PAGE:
In vitro evaluation of electrospun nanofiber scaffolds for vascular graft application

J Biomed Mater Res A. 2007 Dec 15;83(4):999-1008. doi: 10.1002/jbm.a.31287.


Blood vessels are diverse in size, mechanical and biochemical properties, cellular content, and ultrastructural organization depending on their location and specific function. Therefore, it is required to control the fabrication of vascular grafts for obtaining desirable characteristics of blood vessel substitutes. In this study we have fabricated various scaffolds using the electrospinning technique with blends of collagen, elastin, and several biodegradable polymers. Biocompatibility, dimensional stability in vitro and mechanical properties were evaluated. Materials were blended at a relative concentration by weight of 45% collagen, 15% elastin, and 40% synthetic polymer to mimic the ratio of collagen and elastin in native blood vessels. The fabricated scaffolds are composed of randomly oriented fibers with diameters ranging from 477 to 765 nm. The electrospun scaffolds are nontoxic, dimensionally stable in an in vitro culture environment, easily fabricated, and possess controlled mechanical properties that simulate the ultrastructure of native blood vessels. The present study suggests that the introduction of synthetic biodegradable polymers enabled tailoring of mechanical properties of vascular substitutes and improving compliance matching for vascular tissue engineering.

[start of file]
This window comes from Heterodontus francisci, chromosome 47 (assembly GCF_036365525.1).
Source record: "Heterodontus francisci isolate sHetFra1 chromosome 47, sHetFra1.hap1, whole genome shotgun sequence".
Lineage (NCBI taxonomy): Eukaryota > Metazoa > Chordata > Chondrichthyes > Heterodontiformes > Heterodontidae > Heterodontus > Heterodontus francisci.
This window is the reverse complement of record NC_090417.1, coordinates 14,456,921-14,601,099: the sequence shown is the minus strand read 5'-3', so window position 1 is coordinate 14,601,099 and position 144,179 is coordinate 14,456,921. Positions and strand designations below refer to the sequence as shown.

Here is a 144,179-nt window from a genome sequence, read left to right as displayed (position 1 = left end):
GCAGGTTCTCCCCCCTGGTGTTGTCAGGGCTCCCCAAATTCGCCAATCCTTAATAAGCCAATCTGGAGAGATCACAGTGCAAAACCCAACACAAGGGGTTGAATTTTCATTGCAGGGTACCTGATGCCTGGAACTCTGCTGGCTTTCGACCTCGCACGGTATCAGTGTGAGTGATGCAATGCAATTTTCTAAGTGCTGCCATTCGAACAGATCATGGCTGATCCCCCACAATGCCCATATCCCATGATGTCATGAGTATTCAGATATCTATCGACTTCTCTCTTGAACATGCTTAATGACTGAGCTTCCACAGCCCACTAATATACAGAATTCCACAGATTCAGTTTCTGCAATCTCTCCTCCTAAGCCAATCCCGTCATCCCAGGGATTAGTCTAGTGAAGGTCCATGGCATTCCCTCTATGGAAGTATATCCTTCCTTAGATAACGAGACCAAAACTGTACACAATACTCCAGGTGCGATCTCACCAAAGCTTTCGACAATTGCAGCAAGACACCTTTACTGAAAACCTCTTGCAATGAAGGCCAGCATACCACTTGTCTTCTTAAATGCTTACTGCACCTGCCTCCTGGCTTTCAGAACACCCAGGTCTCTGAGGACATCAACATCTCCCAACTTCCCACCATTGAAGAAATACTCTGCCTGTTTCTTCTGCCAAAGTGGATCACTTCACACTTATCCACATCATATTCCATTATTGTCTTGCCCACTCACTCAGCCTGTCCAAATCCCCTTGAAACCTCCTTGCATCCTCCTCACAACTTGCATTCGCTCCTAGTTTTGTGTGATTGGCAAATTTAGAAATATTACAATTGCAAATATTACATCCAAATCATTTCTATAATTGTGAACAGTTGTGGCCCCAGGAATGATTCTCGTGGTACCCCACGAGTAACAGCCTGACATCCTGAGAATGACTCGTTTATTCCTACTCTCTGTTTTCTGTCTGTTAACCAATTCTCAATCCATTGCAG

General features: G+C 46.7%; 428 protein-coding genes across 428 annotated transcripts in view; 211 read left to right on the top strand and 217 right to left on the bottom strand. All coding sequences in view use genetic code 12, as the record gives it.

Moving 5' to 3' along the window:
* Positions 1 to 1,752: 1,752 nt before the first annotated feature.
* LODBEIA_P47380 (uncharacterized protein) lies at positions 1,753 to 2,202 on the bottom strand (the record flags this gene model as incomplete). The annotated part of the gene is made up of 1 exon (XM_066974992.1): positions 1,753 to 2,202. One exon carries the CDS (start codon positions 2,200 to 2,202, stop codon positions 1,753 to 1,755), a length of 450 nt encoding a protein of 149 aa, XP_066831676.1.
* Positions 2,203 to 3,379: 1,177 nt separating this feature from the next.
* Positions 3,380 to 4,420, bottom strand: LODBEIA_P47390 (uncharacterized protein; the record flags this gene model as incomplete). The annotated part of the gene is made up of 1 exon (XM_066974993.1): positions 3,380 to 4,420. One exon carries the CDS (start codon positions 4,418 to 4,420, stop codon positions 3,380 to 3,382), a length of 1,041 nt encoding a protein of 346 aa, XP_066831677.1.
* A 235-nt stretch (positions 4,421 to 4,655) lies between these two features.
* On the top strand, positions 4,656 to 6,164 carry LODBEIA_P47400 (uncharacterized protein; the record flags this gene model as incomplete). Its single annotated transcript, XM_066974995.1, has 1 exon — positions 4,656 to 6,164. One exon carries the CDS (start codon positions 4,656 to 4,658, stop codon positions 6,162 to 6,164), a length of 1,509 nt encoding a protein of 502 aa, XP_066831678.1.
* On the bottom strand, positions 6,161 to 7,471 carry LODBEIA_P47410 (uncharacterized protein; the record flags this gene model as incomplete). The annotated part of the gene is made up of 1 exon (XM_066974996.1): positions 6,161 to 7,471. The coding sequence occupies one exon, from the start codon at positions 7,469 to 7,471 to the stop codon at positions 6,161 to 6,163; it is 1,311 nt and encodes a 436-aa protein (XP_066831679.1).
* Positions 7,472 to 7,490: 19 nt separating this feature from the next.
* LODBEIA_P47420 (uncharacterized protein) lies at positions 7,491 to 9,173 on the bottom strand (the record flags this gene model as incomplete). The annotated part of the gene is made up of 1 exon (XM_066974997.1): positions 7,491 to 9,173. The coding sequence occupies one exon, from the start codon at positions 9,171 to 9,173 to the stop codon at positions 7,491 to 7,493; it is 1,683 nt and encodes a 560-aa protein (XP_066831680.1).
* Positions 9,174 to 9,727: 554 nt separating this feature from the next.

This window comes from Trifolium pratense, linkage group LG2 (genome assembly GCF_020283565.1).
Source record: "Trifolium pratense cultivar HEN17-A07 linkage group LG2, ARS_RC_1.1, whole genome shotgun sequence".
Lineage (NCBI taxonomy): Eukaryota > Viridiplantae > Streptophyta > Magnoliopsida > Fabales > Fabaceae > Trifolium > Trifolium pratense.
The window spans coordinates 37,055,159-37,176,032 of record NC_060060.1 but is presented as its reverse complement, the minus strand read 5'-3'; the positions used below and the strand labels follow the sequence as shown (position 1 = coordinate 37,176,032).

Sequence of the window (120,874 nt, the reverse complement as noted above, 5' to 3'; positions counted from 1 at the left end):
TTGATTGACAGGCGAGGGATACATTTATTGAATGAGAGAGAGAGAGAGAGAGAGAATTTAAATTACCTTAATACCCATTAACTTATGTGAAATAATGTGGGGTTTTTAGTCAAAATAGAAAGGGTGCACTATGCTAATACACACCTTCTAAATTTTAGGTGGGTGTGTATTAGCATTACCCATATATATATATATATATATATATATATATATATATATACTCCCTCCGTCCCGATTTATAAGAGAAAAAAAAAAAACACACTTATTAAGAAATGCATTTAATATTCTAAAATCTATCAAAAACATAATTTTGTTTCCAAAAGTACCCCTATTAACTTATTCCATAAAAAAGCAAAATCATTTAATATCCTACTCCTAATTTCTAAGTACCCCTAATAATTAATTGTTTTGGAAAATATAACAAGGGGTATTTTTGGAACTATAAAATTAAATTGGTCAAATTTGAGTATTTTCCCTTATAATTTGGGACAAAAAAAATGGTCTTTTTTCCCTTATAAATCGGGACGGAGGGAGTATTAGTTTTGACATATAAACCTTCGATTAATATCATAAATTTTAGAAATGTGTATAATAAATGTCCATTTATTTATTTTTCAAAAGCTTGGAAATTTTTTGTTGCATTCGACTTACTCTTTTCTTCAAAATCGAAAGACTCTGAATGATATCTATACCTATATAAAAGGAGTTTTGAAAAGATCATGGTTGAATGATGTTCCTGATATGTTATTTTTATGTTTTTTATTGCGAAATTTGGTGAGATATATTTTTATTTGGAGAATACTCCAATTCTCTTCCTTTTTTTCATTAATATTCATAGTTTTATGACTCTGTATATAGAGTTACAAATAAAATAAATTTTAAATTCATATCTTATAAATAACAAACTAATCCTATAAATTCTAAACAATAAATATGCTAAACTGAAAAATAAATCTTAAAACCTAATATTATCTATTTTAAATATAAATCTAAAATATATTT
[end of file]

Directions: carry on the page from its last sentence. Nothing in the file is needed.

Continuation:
Publication types

  • Research Support, Non-U.S. Gov't

MeSH terms

  • Biocompatible Materials
  • Blood Vessel Prosthesis*
  • In Vitro Techniques
  • Microscopy, Electron, Scanning
  • Nanostructures*


  • Biocompatible Materials